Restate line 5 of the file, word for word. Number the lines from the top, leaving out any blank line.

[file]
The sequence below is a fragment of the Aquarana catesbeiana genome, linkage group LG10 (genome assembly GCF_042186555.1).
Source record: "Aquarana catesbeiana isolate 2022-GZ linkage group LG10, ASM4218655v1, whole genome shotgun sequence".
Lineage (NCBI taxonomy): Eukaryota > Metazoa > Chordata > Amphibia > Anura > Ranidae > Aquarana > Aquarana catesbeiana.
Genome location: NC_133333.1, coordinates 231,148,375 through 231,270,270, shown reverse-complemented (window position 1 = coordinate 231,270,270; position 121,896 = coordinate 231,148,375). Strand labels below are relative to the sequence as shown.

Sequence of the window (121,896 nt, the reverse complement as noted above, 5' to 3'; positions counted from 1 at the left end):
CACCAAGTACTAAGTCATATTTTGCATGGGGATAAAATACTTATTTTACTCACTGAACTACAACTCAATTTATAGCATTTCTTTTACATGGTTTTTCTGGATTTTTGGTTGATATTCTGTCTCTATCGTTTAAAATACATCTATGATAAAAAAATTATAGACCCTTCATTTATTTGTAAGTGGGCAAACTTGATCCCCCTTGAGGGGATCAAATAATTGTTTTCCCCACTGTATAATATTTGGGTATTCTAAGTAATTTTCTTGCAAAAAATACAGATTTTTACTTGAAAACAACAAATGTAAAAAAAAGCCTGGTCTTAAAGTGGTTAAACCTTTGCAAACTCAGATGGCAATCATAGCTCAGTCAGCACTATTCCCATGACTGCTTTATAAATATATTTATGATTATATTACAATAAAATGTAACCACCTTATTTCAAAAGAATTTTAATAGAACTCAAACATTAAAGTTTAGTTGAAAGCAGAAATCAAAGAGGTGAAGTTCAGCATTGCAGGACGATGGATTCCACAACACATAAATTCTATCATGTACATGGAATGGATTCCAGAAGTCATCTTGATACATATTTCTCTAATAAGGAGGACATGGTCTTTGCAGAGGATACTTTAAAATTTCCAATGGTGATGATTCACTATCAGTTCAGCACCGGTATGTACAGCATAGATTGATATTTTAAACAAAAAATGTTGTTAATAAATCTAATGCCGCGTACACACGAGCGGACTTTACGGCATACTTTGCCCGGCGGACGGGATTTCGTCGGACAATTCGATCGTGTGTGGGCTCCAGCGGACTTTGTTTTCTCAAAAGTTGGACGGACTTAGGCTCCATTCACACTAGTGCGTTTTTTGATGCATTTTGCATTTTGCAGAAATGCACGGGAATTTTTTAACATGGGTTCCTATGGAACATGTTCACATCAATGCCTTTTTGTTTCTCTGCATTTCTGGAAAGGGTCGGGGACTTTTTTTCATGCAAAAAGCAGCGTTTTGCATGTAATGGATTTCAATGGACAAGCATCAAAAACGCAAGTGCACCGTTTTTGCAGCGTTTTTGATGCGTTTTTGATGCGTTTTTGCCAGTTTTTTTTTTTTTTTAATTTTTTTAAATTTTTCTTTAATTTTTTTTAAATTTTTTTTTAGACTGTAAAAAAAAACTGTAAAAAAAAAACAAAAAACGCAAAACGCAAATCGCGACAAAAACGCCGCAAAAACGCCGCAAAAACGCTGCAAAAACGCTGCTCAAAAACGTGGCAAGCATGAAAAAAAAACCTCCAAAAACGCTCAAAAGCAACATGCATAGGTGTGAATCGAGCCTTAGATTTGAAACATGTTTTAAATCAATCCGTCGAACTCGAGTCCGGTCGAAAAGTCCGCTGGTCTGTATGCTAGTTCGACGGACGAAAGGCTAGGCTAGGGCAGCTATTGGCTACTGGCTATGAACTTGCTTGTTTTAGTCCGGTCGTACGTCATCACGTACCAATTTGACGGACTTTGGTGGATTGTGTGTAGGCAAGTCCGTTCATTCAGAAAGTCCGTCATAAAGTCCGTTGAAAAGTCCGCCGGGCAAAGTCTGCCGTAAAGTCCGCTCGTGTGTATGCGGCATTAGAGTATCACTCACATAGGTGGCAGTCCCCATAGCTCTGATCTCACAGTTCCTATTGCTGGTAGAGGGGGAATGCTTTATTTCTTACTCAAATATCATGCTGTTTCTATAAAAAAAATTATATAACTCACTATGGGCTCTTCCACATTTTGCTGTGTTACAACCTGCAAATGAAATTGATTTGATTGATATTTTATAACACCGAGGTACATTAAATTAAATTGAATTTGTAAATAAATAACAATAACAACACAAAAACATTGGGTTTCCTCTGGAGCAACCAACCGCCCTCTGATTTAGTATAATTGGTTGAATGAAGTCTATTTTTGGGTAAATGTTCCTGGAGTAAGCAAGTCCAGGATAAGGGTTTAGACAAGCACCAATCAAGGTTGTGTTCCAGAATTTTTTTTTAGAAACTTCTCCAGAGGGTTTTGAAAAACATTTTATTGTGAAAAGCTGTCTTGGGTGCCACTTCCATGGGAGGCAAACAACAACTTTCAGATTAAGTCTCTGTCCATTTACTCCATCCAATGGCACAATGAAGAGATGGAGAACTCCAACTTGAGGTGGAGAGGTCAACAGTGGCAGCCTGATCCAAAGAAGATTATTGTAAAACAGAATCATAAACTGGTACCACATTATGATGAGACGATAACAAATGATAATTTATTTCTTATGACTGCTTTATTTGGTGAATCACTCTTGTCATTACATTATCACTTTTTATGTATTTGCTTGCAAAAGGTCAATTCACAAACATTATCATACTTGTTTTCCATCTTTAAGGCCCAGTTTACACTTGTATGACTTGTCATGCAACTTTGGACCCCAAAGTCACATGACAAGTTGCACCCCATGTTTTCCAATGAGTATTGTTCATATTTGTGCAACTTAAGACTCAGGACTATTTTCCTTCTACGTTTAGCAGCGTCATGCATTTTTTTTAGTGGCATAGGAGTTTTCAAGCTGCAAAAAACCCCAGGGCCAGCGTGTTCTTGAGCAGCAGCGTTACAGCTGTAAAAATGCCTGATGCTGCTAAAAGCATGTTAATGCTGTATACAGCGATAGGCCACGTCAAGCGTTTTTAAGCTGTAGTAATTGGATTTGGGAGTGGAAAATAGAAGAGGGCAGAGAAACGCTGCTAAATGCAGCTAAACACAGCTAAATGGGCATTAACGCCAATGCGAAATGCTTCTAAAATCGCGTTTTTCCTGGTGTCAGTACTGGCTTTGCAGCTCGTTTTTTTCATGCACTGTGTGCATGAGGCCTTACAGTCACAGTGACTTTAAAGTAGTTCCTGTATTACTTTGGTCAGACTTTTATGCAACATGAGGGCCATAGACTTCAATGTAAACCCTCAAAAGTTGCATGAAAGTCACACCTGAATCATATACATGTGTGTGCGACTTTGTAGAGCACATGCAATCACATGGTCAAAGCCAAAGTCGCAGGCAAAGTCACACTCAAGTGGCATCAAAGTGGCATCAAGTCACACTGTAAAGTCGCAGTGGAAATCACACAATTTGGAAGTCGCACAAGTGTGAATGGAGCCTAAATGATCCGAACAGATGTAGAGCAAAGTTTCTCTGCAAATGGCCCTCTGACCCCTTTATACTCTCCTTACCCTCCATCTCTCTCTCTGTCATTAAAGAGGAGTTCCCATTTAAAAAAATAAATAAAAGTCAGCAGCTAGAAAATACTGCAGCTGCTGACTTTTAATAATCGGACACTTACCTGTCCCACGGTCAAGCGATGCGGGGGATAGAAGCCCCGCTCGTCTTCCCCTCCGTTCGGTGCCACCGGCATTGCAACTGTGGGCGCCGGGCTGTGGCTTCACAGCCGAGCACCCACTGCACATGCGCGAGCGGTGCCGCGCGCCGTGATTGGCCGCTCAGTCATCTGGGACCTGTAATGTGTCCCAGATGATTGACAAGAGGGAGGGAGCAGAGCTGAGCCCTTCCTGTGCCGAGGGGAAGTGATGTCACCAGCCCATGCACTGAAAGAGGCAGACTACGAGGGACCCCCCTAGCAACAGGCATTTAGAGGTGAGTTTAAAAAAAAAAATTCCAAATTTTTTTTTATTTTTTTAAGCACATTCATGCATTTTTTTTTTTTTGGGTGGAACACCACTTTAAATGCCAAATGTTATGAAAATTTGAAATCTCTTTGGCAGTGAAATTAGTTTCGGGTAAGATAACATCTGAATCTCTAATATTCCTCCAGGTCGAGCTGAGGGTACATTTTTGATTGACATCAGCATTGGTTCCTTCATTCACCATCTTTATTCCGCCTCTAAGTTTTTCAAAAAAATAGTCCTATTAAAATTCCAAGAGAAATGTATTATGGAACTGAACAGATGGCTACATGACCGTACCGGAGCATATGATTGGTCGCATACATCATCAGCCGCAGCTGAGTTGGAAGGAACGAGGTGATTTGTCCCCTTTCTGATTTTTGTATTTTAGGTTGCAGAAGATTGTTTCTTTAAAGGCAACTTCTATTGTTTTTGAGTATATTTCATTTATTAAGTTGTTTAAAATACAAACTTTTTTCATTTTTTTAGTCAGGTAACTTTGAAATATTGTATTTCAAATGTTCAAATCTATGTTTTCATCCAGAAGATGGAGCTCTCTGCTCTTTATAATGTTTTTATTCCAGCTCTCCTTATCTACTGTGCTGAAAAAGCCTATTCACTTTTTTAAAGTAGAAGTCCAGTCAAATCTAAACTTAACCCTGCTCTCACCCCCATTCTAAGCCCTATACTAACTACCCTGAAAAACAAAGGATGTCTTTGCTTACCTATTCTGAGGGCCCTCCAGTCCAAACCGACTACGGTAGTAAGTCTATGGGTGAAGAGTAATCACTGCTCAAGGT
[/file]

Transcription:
Sequence of the window (121,896 nt, the reverse complement as noted above, 5' to 3'; positions counted from 1 at the left end):